Another idea would be to use windows of currently vacant properties downtown — along Garrison and Towson avenues — to display advertisements for other business in another area of town.

“It could be a situation where the property owner has an agreement with a business to use your window. They would use advertising or dress the window, and that adds to the downtown shopping experience. Shoppers are not seeing empty store fronts. They are seeing activities. It’s a blank canvas, all of these different pieces coming together,” she said.

Richardson said the new Arkansas College of Osteopathic Medicine at Chaffee Crossing is a big part of developing downtown Fort Smith.

“It’s not just the students. It’s the spouses of the students that desire outdoor recreation,” Richardson said, adding that all of Fort Smith works in conjunction to make the city better for its residents. “It’s good for downtown, it’s good for Chaffee Crossing, it’s good for everything in between.”

Another link in the chain is downtown living and the amenities that come with that. The need for a grocery store downtown was mentioned more than once at the economic summit.

“We would love a grocery store,” said Richardson, who lives and works downtown. “What comes first — the amenities or the people living downtown? It makes it more appealing to investors to make the choice to move to a city (or area) if the vacancies are not high.”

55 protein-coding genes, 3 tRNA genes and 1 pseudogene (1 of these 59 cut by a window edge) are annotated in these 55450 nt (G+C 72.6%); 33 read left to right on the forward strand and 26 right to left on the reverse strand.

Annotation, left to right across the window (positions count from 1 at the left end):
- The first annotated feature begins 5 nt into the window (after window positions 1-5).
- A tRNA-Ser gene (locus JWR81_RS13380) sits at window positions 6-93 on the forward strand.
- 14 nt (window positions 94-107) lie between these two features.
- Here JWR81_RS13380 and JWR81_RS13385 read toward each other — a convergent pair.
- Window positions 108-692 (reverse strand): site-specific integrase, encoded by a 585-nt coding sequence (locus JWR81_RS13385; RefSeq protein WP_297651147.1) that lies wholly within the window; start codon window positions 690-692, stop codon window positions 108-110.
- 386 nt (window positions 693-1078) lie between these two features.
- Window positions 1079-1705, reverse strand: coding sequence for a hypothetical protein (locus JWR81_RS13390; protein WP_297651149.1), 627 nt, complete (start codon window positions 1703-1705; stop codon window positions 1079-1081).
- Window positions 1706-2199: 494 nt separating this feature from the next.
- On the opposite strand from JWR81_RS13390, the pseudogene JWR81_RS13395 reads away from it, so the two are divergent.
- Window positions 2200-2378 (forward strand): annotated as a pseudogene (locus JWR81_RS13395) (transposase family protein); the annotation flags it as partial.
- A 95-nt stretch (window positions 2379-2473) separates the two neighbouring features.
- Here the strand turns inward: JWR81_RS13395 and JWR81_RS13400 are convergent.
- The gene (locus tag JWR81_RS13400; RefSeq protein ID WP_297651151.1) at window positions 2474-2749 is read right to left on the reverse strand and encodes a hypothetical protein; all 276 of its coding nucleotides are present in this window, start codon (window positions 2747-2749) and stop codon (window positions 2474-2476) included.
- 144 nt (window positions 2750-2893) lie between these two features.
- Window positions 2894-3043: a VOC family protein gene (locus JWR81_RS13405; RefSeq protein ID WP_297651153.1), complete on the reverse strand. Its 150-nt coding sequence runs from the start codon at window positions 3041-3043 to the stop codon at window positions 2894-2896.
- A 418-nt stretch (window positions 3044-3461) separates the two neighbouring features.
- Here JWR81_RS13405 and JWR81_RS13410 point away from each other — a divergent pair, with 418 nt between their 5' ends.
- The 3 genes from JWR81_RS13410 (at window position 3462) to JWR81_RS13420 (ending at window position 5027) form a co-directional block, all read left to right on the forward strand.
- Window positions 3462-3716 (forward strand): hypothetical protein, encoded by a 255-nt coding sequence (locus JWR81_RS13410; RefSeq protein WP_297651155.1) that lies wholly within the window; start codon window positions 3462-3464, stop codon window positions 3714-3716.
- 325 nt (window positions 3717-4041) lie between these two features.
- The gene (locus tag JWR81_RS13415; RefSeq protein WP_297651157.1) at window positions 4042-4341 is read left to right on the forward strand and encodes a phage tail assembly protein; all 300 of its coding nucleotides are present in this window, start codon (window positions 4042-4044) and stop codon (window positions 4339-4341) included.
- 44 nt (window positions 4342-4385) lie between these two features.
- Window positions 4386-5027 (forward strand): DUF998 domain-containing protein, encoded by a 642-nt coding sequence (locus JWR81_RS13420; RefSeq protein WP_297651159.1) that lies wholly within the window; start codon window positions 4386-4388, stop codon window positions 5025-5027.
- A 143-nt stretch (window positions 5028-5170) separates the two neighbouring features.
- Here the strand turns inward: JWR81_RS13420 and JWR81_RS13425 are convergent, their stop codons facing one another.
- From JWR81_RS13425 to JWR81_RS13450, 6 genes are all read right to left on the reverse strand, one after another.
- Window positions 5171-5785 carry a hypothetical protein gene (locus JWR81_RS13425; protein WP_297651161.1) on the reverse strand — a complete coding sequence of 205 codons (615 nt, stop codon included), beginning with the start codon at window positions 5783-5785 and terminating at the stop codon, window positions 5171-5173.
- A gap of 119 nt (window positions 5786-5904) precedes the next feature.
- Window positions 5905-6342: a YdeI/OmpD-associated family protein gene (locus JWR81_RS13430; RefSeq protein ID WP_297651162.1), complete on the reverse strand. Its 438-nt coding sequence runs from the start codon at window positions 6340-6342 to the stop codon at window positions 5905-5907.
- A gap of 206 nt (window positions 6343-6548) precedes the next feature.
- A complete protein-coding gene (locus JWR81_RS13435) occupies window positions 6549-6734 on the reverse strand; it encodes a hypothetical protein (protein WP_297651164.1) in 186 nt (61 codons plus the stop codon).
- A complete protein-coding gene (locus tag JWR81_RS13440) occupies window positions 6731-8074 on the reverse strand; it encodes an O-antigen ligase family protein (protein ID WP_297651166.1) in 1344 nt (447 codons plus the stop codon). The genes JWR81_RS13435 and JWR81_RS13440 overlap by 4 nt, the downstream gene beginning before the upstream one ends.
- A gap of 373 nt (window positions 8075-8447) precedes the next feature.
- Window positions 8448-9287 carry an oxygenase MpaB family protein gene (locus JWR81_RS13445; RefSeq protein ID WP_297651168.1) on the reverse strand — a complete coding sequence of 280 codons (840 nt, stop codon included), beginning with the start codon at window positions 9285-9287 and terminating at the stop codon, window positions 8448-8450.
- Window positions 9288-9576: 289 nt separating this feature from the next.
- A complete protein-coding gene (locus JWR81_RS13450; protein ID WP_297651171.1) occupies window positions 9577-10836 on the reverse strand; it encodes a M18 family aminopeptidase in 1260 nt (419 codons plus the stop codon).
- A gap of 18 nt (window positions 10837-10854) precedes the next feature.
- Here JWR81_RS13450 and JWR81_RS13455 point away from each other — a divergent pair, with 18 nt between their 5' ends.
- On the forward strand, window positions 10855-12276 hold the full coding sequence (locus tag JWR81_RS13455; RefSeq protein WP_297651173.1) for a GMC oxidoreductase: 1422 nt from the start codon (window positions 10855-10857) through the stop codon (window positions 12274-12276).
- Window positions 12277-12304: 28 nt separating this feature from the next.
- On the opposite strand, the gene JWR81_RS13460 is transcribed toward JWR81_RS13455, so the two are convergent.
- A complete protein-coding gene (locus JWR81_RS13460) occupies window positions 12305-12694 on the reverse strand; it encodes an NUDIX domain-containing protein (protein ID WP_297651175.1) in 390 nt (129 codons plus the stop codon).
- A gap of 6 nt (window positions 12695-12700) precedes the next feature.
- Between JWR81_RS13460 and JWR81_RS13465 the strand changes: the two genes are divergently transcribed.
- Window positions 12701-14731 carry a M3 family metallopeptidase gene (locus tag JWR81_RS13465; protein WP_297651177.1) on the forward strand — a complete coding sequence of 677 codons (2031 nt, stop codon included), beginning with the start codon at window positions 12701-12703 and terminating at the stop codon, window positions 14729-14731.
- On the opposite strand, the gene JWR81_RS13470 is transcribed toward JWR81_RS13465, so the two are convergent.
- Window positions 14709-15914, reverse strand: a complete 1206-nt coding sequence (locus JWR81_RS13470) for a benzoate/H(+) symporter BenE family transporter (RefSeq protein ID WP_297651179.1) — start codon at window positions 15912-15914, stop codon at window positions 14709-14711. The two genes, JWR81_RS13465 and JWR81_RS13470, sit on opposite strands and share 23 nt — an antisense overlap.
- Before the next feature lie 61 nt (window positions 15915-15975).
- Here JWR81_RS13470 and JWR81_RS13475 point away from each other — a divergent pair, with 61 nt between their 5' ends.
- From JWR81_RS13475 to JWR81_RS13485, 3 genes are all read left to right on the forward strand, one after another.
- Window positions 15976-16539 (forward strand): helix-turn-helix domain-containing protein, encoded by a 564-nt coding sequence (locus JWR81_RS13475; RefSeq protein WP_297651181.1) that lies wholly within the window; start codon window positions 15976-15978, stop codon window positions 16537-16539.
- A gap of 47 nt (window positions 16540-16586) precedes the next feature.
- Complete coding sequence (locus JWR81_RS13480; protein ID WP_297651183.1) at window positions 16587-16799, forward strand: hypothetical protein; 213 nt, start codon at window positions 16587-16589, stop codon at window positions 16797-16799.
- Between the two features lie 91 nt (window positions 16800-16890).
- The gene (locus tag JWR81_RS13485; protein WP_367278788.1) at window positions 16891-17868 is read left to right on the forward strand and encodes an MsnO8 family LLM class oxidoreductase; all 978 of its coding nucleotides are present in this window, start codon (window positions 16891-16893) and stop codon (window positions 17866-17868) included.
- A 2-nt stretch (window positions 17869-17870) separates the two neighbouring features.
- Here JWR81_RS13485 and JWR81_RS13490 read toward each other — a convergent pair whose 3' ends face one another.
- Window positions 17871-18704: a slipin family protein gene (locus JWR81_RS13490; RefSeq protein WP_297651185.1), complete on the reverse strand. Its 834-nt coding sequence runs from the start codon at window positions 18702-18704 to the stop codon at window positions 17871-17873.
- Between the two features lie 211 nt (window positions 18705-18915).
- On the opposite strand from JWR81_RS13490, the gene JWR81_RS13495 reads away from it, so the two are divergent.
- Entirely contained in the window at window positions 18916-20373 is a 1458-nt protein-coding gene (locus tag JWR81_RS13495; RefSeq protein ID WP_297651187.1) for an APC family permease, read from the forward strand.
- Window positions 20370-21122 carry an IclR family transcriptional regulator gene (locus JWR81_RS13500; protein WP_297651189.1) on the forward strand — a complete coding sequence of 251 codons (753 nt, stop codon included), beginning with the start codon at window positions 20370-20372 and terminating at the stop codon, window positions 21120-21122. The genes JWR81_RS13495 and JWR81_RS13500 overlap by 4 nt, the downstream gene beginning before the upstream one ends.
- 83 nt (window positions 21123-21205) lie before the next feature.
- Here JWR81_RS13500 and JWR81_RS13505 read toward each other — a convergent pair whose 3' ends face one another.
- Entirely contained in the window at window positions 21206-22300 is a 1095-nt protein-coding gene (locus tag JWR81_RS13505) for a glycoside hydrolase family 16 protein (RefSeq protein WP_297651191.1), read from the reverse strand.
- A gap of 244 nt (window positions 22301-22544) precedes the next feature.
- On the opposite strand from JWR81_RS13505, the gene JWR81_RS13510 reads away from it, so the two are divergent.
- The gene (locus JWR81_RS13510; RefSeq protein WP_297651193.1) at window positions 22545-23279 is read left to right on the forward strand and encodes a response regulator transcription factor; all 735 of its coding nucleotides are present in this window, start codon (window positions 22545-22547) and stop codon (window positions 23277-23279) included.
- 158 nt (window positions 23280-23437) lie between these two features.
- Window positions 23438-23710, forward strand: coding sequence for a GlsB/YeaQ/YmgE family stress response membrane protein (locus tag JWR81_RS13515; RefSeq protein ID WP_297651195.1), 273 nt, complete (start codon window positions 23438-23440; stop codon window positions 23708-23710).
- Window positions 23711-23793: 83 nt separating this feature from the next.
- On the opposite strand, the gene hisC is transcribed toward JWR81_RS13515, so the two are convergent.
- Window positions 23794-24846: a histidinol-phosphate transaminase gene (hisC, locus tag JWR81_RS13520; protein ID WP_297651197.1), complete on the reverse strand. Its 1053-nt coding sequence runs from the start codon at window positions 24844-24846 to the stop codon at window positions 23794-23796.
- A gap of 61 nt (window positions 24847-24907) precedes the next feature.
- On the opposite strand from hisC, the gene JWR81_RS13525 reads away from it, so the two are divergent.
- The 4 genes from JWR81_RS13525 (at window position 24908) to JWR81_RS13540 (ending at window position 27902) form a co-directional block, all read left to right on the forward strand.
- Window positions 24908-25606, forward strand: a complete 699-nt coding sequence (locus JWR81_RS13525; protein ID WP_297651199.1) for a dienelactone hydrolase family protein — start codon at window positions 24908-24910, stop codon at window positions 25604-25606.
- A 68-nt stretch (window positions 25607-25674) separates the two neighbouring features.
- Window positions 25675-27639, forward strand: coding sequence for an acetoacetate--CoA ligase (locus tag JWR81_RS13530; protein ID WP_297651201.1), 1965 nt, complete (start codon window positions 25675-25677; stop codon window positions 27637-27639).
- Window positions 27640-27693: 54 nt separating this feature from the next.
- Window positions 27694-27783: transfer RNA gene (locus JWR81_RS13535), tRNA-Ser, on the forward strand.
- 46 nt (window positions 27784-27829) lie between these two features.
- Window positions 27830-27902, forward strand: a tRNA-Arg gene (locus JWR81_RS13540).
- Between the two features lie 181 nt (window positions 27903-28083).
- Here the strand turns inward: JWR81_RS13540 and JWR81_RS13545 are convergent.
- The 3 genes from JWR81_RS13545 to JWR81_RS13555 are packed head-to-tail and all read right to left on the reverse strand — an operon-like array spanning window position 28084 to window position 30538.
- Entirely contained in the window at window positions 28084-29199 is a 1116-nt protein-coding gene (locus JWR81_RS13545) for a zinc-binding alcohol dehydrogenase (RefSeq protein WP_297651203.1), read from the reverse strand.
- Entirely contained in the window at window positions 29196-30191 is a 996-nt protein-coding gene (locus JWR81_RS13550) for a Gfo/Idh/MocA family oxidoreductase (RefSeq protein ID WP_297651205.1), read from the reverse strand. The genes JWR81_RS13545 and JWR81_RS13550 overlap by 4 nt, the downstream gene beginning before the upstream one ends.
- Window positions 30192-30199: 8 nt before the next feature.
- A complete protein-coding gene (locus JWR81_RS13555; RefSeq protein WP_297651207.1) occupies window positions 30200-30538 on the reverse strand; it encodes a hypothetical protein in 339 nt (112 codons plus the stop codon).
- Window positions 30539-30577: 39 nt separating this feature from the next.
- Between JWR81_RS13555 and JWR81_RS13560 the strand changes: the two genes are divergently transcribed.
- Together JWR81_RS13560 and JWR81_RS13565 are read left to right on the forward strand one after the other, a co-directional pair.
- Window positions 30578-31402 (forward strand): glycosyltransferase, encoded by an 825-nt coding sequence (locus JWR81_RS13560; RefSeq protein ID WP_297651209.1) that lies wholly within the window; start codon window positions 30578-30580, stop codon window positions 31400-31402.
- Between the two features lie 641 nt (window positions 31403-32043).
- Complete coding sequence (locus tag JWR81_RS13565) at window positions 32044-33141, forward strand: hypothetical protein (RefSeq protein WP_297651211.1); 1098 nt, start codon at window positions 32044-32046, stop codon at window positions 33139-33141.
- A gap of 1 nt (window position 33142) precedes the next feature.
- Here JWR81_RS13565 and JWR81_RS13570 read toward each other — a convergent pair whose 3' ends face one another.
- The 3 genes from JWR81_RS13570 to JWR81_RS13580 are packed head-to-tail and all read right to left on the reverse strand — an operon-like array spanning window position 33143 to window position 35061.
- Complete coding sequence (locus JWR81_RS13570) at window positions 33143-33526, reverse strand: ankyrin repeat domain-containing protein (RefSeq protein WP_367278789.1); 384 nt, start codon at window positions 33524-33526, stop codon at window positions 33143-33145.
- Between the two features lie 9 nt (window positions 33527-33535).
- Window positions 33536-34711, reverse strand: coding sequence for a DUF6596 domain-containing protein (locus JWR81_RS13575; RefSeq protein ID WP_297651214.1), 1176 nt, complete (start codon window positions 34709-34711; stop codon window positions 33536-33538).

Also on the 64.6 agenda for 2019 is promoting healthier living in conjunction with both Baptist Health-Fort Smith (formerly Sparks Regional Medical Center) and Mercy Fort Smith.

“We’re going to have the trails. We have the skate and bike park. We have investments like Ales for Trails supporting our downtown. There are so many opportunities,” Richardson said, noting mindful placement of sidewalks in the city is an important factor in this initiative.

Next week, new details will be unveiled related to permanent sculpture artwork in Gateway Park, which will be located at the eastern end of downtown Fort Smith at the intersection of Garrison and Rogers Avenues. As previously reported, bronze artist Spencer Schubert will design three sculptures of historic Fort Smith figures:

  • Judge Isaac Parker – representing law and order in the late 1800’s, Judge Parker was an advocate for education and women’s rights;
  • Mother Superior Mary Theresa Farrell – representing the establishment of healthcare in Fort Smith; and
  • John Carnall – representing education in Fort Smith, of whom Carnall Elementary School is named.

All of these parts and pieces will bring investors to Fort Smith, she said.

“You go outside of Fort Smith and hear what people are saying about us. These are very positive things people are talking about. We want our city and all of us in it to start embracing the positive comments, to share the positive,” Richardson said. “There are a lot of people who love Fort Smith right now. We need to continue to grow that momentum.”